Graphic: Michael Harriot (The Root; photos via iStock)

After listing wage inequality, housing discrimination and the education gap, feel free to add “digital inequality” to the long checklist of disparities in America.

The National Urban League’s 2018 “State of Black America” report reveals that there is still some work to be done in the country’s technological sector. This year’s report uses its patented “Digital Inclusion Index” (pdf) to highlight the disparities in the tech industry, along with its usual research measuring how well people of color are doing in comparison with their white counterparts.

The Urban League’s report details how people of color are doing across every category from education to social justice, but the startling data on computer, tech and social media companies reveals an industry that loves to sell its products to black people. But when it comes to offering jobs to qualified African Americans, these corporations have constructed an impenetrable firewall.

“The digital and technological revolution is the axis on which the economy is spinning now,” Marc H. Morial, president and CEO of the NUL, told The Root. “It is a transformation of epic proportions.”

But even though the revolution is exploding, the Urban League’s report shows that African Americans are being left behind. Morial explained:

African Americans are more likely to own a cellphone than any other group, with the exception of Asian Americans, but less likely to work for one of the major social media or technology companies than any other ethnic group. We over-index as consumers but underindex as employees. What that tells me is that the real opportunities (the wealth, the jobs, the business opportunities) created by this revolution are bypassing the black community.

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In fact, according to the Urban League, black America’s equality index is 72.5 percent overall, meaning that if white people receive 100 percent of the American pie, African Americans are missing 27.5 percent of its overall share. When the study focused on digital inclusion, it found a 74.1 percent index in comparison with whites.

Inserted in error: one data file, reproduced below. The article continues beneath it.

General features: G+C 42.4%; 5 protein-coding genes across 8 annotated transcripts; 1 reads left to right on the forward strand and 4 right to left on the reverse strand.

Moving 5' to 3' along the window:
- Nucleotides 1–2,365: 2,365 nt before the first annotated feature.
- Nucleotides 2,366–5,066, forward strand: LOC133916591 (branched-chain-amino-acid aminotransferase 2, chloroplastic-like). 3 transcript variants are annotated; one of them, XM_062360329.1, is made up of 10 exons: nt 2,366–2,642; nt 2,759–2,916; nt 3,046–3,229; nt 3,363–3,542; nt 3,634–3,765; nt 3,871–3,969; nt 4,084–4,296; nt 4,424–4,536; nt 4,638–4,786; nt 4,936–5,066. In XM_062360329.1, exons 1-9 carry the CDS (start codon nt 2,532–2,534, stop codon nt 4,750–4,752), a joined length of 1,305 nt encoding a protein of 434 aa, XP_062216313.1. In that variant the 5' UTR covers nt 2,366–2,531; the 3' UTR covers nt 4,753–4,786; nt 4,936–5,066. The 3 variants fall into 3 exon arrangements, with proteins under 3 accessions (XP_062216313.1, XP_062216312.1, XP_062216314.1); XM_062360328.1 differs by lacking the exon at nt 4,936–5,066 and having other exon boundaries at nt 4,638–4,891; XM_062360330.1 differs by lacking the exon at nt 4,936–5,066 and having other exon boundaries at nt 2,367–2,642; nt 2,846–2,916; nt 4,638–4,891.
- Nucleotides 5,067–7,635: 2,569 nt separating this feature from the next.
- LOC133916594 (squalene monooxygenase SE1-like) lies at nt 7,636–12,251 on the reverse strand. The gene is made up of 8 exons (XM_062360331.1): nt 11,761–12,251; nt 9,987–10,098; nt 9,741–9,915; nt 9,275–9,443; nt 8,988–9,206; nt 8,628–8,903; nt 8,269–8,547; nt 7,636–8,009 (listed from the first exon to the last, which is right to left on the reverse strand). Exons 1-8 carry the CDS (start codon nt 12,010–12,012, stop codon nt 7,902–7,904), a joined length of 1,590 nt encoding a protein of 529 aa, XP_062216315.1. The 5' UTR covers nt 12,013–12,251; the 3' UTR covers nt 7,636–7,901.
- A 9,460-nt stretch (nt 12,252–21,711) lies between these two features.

Education plays a major factor in the discrepancies. The report revealed that HBCUs don’t receive dollar amounts comparable to those of predominantly white institutions and lag behind in the percentage of students obtaining STEM degrees.

But this still doesn’t explain the wide underemployment in the tech sector. The facts are inescapable: Tech companies don’t hire black people.

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Although a higher percentage of black college graduates (2.8 percent) earn degrees in computer science than whites (2.6 percent), blacks make up less than 5 percent of the workforce in social media and technology companies, while whites make up the majority of the workforce.

Blacks have largely closed the gap in internet and computer access. For example, African Americans use Facebook more than whites, but only 6.1 percent of Facebook’s workforce is black. In fact, no major social media company has a workforce that is even 5 percent black, according to the report. Even more disheartening, the few blacks employed by tech companies earn 78 cents for every dollar earned by whites.

“This divide is real. This divide is understood by many,” Morial explained. “But we also try to point out ways to confront the divide and solve this problem, because with the changing workforce and demographic shifts, it’s essential to focus on this emerging workforce. But it’s also the right thing to do because African Americans are a big part of their consumer base.”

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Morial and the NUL are intent on convincing tech companies to partner with HBCUs to discover the wealth of talent in these institutions. The organization also wants to stress the necessity of workforce diversity to these companies.

But the tech companies ...

We’ll have to see if they care.